A technique for identifying individuals of a species that is based on the uniqueness of their DNA sequence. Uniqueness is determined by identifying which combination of allelic variations occur in the individual at a statistically relevant number of different loci. In forensic studies, RESTRICTION FRAGMENT LENGTH POLYMORPHISM of multiple, highly polymorphic VNTR LOCI or MICROSATELLITE REPEAT loci are analyzed. The number of loci used for the profile depends on the ALLELE FREQUENCY in the population.
Sensitivity and Specificity
Gene Expression Regulation, Bacterial
Colony Count, Microbial
Enumeration by direct count of viable, isolated bacterial, archaeal, or fungal CELLS or SPORES capable of growth on solid CULTURE MEDIA. The method is used routinely by environmental microbiologists for quantifying organisms in AIR; FOOD; and WATER; by clinicians for measuring patients' microbial load; and in antimicrobial drug testing.
Amino Acid Sequence
A fat-soluble riminophenazine dye used for the treatment of leprosy. It has been used investigationally in combination with other antimycobacterial drugs to treat Mycobacterium avium infections in AIDS patients. Clofazimine also has a marked anti-inflammatory effect and is given to control the leprosy reaction, erythema nodosum leprosum. (From AMA Drug Evaluations Annual, 1993, p1619)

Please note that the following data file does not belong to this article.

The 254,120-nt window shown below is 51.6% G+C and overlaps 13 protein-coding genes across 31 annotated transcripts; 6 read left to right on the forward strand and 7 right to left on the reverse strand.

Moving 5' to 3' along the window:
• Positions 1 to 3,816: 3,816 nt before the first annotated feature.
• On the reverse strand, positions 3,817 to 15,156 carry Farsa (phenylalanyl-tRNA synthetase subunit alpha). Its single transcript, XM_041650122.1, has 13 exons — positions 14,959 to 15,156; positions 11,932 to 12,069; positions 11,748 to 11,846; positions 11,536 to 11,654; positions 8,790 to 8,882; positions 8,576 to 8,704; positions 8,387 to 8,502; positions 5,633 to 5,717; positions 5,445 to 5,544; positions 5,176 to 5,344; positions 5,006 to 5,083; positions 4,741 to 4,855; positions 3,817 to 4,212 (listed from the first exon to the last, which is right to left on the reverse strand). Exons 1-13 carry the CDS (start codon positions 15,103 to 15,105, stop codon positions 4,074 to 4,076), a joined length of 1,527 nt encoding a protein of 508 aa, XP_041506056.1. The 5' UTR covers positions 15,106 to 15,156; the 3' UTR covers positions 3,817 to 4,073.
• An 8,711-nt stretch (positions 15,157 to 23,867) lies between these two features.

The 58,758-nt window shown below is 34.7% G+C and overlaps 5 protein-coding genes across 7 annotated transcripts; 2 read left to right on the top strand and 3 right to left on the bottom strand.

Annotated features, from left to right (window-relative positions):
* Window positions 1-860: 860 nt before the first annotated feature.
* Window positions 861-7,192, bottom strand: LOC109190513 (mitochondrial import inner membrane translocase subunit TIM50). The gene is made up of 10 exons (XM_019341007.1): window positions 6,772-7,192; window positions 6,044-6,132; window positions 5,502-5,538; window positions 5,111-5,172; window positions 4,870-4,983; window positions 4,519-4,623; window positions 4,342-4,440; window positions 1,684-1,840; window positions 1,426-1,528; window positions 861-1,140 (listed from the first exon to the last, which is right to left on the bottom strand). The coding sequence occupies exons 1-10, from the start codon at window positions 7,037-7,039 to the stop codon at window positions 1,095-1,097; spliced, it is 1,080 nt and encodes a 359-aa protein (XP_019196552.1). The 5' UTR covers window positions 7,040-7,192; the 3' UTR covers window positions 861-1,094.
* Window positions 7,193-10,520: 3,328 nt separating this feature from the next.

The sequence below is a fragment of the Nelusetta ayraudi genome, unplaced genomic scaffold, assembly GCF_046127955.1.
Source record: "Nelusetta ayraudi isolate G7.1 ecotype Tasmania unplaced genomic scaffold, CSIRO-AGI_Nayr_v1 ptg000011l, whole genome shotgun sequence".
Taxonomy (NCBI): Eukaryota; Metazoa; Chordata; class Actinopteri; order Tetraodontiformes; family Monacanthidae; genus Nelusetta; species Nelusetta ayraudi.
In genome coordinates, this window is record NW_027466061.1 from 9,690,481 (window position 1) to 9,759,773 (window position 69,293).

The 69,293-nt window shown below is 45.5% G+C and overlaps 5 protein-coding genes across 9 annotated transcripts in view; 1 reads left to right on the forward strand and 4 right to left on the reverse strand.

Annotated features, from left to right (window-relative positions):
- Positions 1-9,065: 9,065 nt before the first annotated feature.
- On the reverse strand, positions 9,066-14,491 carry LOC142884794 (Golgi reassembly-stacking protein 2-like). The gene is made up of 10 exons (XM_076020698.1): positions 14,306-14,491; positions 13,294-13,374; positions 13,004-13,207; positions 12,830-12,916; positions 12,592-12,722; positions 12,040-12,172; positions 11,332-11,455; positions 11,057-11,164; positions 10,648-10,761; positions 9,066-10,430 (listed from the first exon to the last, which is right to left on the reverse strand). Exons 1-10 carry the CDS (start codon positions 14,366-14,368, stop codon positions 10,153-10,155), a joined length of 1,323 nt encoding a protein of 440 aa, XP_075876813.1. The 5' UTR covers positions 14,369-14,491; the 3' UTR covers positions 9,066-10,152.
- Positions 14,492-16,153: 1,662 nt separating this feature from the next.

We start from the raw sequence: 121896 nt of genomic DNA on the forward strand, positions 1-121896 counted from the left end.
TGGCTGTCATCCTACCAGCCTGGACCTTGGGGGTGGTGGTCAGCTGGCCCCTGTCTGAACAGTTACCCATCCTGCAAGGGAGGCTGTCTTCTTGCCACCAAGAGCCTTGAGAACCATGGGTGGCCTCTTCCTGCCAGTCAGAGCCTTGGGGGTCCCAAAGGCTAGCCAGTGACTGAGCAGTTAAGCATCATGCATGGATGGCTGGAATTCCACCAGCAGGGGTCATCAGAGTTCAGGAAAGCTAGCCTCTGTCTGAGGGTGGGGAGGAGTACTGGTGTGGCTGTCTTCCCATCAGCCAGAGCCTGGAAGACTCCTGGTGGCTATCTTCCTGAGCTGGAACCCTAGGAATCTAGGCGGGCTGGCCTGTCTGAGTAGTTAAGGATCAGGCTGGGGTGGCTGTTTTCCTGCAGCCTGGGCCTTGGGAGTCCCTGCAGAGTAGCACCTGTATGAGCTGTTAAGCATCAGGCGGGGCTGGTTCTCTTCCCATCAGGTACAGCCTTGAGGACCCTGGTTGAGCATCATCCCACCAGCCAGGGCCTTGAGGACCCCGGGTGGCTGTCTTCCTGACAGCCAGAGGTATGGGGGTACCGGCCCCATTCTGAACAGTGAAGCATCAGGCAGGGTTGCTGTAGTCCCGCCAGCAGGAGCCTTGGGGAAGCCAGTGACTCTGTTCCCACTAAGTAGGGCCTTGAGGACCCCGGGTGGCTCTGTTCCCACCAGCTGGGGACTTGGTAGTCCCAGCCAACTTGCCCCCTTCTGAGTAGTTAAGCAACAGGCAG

The outermost layer of a cell in most PLANTS; BACTERIA; FUNGI; and ALGAE. The cell wall is usually a rigid structure that lies external to the CELL MEMBRANE, and provides a protective barrier against physical or chemical agents.
The degree of pathogenicity within a group or species of microorganisms or viruses as indicated by case fatality rates and/or the ability of the organism to invade the tissues of the host. The pathogenic capacity of an organism is determined by its VIRULENCE FACTORS.